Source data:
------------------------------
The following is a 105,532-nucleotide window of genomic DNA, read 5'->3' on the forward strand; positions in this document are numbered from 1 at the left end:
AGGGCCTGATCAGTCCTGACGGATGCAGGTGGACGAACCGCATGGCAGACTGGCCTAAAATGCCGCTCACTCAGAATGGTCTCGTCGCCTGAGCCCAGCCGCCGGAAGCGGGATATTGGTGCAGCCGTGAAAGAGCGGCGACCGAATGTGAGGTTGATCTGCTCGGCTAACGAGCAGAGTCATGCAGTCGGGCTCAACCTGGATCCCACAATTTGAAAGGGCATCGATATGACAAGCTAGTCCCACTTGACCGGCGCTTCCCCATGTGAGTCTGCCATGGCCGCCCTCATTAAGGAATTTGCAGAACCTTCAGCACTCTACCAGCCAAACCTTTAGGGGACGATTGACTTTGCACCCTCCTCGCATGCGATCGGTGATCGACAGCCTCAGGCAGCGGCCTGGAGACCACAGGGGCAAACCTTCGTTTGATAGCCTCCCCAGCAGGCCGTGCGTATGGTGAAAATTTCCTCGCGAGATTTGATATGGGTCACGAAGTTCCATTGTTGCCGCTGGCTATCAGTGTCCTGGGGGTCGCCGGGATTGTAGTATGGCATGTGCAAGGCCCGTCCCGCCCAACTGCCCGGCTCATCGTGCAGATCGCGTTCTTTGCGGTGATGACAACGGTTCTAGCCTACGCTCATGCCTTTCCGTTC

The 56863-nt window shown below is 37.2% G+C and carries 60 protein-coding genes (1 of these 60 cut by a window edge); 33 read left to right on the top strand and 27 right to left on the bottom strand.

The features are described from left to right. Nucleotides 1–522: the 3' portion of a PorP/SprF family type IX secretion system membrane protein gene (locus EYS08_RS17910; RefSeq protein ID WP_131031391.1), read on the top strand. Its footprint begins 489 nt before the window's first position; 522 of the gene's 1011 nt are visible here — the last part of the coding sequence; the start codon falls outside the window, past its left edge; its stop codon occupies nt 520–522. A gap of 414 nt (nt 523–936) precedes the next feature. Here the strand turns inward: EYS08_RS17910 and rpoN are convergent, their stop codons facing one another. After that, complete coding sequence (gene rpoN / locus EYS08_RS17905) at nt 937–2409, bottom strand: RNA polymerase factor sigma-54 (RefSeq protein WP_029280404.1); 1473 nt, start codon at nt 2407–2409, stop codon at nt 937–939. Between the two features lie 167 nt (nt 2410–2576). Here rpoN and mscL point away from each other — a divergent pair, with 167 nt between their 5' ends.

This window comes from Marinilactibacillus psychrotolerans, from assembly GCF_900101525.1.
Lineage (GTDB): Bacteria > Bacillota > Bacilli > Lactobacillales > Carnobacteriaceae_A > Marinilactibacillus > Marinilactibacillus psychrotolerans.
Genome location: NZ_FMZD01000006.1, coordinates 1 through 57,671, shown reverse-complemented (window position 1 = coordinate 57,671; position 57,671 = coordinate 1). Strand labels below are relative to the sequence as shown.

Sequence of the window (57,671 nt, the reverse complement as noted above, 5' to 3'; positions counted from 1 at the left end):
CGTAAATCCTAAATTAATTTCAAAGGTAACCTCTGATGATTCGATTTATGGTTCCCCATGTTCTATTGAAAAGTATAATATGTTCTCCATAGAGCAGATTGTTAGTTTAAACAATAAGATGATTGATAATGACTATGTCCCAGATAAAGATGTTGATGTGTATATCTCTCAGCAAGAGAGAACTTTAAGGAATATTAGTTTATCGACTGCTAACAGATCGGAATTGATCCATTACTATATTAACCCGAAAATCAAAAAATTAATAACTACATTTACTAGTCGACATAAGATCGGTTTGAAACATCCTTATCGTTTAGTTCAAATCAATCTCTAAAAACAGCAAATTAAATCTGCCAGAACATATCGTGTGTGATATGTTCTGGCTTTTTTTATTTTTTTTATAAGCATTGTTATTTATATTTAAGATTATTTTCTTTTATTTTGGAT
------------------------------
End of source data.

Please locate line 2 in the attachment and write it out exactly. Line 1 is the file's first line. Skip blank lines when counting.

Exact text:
AGGGCCTGATCAGTCCTGACGGATGCAGGTGGACGAACCGCATGGCAGACTGGCCTAAAATGCCGCTCACTCAGAATGGTCTCGTCGCCTGAGCCCAGCCGCCGGAAGCGGGATATTGGTGCAGCCGTGAAAGAGCGGCGACCGAATGTGAGGTTGATCTGCTCGGCTAACGAGCAGAGTCATGCAGTCGGGCTCAACCTGGATCCCACAATTTGAAAGGGCATCGATATGACAAGCTAGTCCCACTTGACCGGCGCTTCCCCATGTGAGTCTGCCATGGCCGCCCTCATTAAGGAATTTGCAGAACCTTCAGCACTCTACCAGCCAAACCTTTAGGGGACGATTGACTTTGCACCCTCCTCGCATGCGATCGGTGATCGACAGCCTCAGGCAGCGGCCTGGAGACCACAGGGGCAAACCTTCGTTTGATAGCCTCCCCAGCAGGCCGTGCGTATGGTGAAAATTTCCTCGCGAGATTTGATATGGGTCACGAAGTTCCATTGTTGCCGCTGGCTATCAGTGTCCTGGGGGTCGCCGGGATTGTAGTATGGCATGTGCAAGGCCCGTCCCGCCCAACTGCCCGGCTCATCGTGCAGATCGCGTTCTTTGCGGTGATGACAACGGTTCTAGCCTACGCTCATGCCTTTCCGTTC